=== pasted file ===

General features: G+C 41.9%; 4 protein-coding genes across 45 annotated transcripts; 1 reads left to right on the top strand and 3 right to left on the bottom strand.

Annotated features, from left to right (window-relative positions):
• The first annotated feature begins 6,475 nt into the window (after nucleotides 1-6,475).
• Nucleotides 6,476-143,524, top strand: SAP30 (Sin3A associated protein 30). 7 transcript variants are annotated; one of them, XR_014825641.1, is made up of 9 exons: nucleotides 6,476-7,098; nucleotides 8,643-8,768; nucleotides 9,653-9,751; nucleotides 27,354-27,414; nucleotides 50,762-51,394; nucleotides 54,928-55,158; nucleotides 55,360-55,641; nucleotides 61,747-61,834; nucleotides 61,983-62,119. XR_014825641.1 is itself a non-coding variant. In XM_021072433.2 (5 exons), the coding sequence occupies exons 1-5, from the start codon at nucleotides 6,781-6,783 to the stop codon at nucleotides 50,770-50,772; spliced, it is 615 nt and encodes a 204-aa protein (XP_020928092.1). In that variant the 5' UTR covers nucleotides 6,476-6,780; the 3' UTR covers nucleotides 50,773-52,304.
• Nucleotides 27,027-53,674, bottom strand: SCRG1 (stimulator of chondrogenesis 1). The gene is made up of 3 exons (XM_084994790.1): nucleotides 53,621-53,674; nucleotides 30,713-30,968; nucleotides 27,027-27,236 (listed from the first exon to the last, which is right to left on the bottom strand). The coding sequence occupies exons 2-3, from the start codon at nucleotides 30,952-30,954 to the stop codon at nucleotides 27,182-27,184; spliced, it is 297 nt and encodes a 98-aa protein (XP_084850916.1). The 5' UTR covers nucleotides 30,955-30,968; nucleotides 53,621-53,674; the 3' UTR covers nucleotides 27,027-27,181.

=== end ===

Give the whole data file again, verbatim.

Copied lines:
General features: G+C 41.9%; 4 protein-coding genes across 45 annotated transcripts; 1 reads left to right on the top strand and 3 right to left on the bottom strand.

Annotated features, from left to right (window-relative positions):
• The first annotated feature begins 6,475 nt into the window (after nucleotides 1-6,475).
• Nucleotides 6,476-143,524, top strand: SAP30 (Sin3A associated protein 30). 7 transcript variants are annotated; one of them, XR_014825641.1, is made up of 9 exons: nucleotides 6,476-7,098; nucleotides 8,643-8,768; nucleotides 9,653-9,751; nucleotides 27,354-27,414; nucleotides 50,762-51,394; nucleotides 54,928-55,158; nucleotides 55,360-55,641; nucleotides 61,747-61,834; nucleotides 61,983-62,119. XR_014825641.1 is itself a non-coding variant. In XM_021072433.2 (5 exons), the coding sequence occupies exons 1-5, from the start codon at nucleotides 6,781-6,783 to the stop codon at nucleotides 50,770-50,772; spliced, it is 615 nt and encodes a 204-aa protein (XP_020928092.1). In that variant the 5' UTR covers nucleotides 6,476-6,780; the 3' UTR covers nucleotides 50,773-52,304.
• Nucleotides 27,027-53,674, bottom strand: SCRG1 (stimulator of chondrogenesis 1). The gene is made up of 3 exons (XM_084994790.1): nucleotides 53,621-53,674; nucleotides 30,713-30,968; nucleotides 27,027-27,236 (listed from the first exon to the last, which is right to left on the bottom strand). The coding sequence occupies exons 2-3, from the start codon at nucleotides 30,952-30,954 to the stop codon at nucleotides 27,182-27,184; spliced, it is 297 nt and encodes a 98-aa protein (XP_084850916.1). The 5' UTR covers nucleotides 30,955-30,968; nucleotides 53,621-53,674; the 3' UTR covers nucleotides 27,027-27,181.